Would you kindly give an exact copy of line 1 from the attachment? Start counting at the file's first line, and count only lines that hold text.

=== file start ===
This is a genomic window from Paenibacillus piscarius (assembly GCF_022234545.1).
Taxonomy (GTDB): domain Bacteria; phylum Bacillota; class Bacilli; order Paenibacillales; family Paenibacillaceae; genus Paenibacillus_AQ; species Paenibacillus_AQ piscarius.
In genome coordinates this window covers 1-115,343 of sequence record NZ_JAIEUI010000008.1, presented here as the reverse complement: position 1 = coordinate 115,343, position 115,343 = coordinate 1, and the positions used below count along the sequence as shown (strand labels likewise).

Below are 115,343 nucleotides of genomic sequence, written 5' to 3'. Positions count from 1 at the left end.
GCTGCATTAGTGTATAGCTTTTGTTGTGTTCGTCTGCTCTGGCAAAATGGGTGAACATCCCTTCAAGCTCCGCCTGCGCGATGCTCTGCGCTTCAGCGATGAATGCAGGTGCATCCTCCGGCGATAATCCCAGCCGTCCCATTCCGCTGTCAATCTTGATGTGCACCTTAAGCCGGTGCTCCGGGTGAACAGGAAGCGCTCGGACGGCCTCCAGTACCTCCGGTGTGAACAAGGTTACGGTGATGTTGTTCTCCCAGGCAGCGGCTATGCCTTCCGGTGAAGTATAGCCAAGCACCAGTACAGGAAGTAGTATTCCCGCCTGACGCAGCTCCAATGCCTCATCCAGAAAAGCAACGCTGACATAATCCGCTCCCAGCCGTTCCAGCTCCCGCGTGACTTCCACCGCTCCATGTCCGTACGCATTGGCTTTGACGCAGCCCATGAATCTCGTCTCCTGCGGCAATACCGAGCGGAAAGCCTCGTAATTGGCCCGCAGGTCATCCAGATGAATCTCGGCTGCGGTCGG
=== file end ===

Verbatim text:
This is a genomic window from Paenibacillus piscarius (assembly GCF_022234545.1).